Manufacturers

Manufacturers adjust to the ‘new normal’ business environment

By Bridget
McCrea

With 2012 in
the books, it’s time to look ahead to see what lies ahead for manufacturers,
distributors, and end users within the electrical segment. With 2012 turning
out to be a mixed bag for the industry – with some organizations faring better
than others – most companies are anticipating a fresh start in 2013.

One constant
that holds true across most industry segments is this:  this is not the same
business environment that manufacturers and distributors were dealing with five
years ago. According to the 2012 McGladrey
Manufacturing and Distribution Monitor
, a survey of industry leaders who
assess the current state of the industry and to determine what steps CEOs, CFOs
and other executives are taking to grow their businesses and stay competitive,
83% of firms are optimistic about conditions for their own businesses. However,
the number of companies reporting that they are “thriving” is 39%, a 6%
decrease since 2011.

The decline
in the number of “thriving” companies has been accompanied by deteriorating
confidence in both the domestic and global business environment. In 2012, less
than half (46.7%) of the 924 respondents maintain an optimistic outlook on the
U.S. economy, down from 62% in the spring of 2011. Confidence in the world
economy has plummeted, as well, with only 16.9% of respondents reporting some
optimism about the world economy – down from 50% during the same period.

While a
healthy percentage of manufacturers and distributors are thriving or at least
holding their own, most have come to grips with the fact that they’re not
working in the same economy or business environment they were operating in
prior to the recession. Adjusting to the “new normal” has been easier for some
companies than others.

“Companies
are faced with making fundamental adjustments to their business and operations
models,” said Karen Kurek, national manufacturing leader for McGladrey, in a
press release. “While concerns about the economy continue, firms are investing
in their futures by spending on information technology to enhance systems and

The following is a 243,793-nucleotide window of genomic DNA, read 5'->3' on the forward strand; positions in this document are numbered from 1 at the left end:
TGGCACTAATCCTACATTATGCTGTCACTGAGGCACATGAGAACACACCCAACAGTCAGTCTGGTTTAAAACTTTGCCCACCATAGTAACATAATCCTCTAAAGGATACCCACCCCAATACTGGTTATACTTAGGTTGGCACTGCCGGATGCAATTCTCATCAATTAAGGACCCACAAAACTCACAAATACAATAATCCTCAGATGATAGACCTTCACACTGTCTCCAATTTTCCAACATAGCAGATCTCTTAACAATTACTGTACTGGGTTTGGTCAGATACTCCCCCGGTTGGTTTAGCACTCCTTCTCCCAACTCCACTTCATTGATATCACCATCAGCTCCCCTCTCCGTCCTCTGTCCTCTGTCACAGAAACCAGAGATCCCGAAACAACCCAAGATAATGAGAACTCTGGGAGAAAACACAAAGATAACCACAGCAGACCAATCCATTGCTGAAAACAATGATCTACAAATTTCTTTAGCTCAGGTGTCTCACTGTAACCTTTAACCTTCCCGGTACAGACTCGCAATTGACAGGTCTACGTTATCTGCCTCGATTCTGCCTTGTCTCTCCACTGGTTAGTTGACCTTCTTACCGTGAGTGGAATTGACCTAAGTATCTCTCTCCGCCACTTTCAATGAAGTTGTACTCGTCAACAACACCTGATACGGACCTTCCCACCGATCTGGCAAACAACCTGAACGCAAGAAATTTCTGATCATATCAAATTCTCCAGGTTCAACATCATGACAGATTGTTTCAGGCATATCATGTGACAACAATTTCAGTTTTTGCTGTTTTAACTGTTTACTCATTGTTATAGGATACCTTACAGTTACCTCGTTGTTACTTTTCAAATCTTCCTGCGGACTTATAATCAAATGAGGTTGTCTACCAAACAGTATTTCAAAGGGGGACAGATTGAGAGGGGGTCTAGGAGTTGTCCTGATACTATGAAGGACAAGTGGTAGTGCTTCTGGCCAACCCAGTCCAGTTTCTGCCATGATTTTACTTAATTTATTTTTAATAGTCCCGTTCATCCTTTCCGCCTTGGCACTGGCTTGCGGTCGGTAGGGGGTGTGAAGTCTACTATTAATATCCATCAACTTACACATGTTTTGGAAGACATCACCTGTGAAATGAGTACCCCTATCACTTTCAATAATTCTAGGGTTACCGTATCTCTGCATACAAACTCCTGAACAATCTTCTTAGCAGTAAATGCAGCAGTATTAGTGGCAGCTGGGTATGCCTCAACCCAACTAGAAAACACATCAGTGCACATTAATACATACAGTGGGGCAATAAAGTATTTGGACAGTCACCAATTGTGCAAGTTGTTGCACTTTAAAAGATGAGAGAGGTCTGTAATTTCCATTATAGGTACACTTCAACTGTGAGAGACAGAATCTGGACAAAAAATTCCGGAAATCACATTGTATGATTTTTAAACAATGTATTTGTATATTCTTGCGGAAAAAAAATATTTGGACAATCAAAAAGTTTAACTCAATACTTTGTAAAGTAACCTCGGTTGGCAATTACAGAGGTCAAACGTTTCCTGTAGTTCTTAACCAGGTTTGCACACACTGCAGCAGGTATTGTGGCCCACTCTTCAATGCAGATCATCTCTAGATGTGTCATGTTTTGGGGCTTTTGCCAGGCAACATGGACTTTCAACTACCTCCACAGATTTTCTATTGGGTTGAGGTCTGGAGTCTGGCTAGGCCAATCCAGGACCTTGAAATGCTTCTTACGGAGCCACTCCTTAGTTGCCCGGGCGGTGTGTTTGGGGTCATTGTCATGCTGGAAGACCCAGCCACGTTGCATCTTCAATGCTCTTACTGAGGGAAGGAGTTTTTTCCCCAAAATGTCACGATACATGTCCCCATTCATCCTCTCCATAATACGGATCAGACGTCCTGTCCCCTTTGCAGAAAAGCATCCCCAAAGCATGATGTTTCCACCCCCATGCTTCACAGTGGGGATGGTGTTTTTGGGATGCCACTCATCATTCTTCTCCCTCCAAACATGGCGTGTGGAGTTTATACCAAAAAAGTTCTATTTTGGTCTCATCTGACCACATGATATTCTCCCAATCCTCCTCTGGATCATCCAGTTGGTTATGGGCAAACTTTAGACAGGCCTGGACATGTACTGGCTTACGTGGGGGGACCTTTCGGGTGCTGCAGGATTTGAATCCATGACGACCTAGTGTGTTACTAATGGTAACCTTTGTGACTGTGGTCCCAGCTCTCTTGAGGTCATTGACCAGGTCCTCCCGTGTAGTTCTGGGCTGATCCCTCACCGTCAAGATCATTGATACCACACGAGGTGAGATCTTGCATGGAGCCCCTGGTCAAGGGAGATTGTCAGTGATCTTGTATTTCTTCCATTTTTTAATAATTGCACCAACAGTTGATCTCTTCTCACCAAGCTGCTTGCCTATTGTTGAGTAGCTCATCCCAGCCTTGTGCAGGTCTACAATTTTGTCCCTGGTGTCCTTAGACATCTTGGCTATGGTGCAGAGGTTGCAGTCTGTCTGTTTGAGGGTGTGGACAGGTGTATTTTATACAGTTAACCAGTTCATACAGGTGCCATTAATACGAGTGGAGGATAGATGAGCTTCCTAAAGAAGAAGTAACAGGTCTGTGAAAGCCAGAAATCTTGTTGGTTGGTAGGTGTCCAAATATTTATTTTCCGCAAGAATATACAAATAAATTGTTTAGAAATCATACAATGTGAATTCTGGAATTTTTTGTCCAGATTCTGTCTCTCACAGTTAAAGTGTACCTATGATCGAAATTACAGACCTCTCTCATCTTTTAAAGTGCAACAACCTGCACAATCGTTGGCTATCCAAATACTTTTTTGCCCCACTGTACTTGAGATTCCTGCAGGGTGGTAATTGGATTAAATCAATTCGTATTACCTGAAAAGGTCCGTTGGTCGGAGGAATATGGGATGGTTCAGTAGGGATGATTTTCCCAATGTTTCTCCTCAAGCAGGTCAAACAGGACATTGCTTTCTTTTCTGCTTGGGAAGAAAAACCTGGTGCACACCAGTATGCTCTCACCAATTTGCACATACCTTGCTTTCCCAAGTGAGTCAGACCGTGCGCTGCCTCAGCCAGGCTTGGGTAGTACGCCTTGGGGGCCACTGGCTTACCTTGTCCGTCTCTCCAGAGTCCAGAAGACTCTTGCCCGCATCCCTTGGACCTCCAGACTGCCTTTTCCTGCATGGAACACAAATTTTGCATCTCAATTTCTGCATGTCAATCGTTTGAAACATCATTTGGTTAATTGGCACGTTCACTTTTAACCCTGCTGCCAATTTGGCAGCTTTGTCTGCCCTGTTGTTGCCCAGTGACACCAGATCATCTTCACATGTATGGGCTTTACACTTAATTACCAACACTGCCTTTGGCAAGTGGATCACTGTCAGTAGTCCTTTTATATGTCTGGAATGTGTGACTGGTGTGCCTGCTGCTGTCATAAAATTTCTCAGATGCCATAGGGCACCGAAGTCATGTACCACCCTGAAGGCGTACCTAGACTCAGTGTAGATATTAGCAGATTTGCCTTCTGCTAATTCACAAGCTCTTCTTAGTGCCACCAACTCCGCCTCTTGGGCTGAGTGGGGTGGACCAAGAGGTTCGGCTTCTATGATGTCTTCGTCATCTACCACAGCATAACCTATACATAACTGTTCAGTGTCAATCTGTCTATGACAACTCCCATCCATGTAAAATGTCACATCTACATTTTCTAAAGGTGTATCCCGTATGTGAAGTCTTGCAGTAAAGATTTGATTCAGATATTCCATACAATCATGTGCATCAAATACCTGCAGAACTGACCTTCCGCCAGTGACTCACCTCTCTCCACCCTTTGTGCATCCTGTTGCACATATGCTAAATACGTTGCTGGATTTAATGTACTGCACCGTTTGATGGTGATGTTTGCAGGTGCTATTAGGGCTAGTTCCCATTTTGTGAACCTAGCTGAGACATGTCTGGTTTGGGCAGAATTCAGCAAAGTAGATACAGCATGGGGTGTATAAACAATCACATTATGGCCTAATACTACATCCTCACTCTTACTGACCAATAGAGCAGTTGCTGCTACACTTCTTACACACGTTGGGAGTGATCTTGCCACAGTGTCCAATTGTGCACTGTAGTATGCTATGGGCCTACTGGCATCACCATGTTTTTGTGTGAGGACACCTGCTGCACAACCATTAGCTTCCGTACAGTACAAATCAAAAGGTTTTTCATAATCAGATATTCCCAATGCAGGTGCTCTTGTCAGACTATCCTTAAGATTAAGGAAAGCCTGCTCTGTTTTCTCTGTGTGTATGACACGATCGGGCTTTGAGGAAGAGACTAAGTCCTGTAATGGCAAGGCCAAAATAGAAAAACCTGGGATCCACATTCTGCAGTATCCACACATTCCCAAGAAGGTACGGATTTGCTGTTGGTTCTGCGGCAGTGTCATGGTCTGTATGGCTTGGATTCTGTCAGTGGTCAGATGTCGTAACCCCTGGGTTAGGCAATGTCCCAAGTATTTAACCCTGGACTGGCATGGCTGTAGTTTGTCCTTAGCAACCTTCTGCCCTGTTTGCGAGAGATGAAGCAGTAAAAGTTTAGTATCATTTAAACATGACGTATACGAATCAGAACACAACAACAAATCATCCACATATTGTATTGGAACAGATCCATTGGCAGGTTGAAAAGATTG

processes, and adding employees who can help them become more efficient.”

Stepping
up to the Plate
 

It’s no
secret that manufacturers and distributors alike are tackling the new normal by
becoming leaner, more efficient businesses. They’re focusing on making more
long-term, structural changes to process and technology infrastructures that
boost productivity while cutting costs, according to McGladrey, which found
that 93% of manufacturers were lowering costs through operational efficiencies
while 57% said they were working with suppliers and/or customers to improve
their processes and costs.

At
Connecticut Electric, Inc., in Anderson, Ind., Bruce Dunham says company sales
were flat in 2012 due to the sustained recession within the nation’s housing
market.  As a designer, manufacturer and distributor of specialty electrical
components, the company’s business is closely aligned with the existing housing
market, which has an ongoing need for upgraded and replacement circuit breakers,
manual transfer switches, and related products.

“We’re
looking for an increase in business in 2013 as the housing market starts to
come back a bit,” says Dunham, national sales manager, electrical distributor
division. “With the market showing some improvement and interest rates still
pretty low, we’re optimistic about the coming year.”

Connecticut
Electric isn’t waiting around for the housing market to improve. Over the last
year the manufacturer has stepped up its distributor program and shifted its
selling model to include more “direct sales to distributors, as opposed to
mainly working through wholesalers,” says Dunham. “We see this as a better way
of going to market.” The company is also experimenting with a solar line that
has “yet to be fully brought to light,” says Dunham, but that may be introduced
in the coming year. 

Much like
the high percentage of McGladrey survey respondents who were seeking ways to
improve operational efficiencies, Connecticut Electric has adopted a “leaner”
mindset in order to counteract the economic challenges that it’s dealing with.
“Like everyone else, we’ve gotten leaner as a company,” says Dunham. In 2012,
for example, the company combined its warehouse operations and corporate
headquarters in the same site in order to gain efficiencies and “get everyone
working together in one place.”

Inventory
management is another area that manufacturers like Connecticut Electric have
started monitoring on a daily basis. The goal, says Dunham, is to get those